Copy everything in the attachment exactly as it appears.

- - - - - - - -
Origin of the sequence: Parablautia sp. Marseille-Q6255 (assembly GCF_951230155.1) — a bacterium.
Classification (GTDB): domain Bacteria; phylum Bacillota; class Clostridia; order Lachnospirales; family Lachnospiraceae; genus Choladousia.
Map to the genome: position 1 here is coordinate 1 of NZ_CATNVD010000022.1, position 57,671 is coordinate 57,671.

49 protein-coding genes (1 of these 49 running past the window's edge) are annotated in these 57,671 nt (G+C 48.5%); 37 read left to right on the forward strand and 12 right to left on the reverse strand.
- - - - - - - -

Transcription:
Origin of the sequence: Parablautia sp. Marseille-Q6255 (assembly GCF_951230155.1) — a bacterium.
Classification (GTDB): domain Bacteria; phylum Bacillota; class Clostridia; order Lachnospirales; family Lachnospiraceae; genus Choladousia.
Map to the genome: position 1 here is coordinate 1 of NZ_CATNVD010000022.1, position 57,671 is coordinate 57,671.

49 protein-coding genes (1 of these 49 running past the window's edge) are annotated in these 57,671 nt (G+C 48.5%); 37 read left to right on the forward strand and 12 right to left on the reverse strand.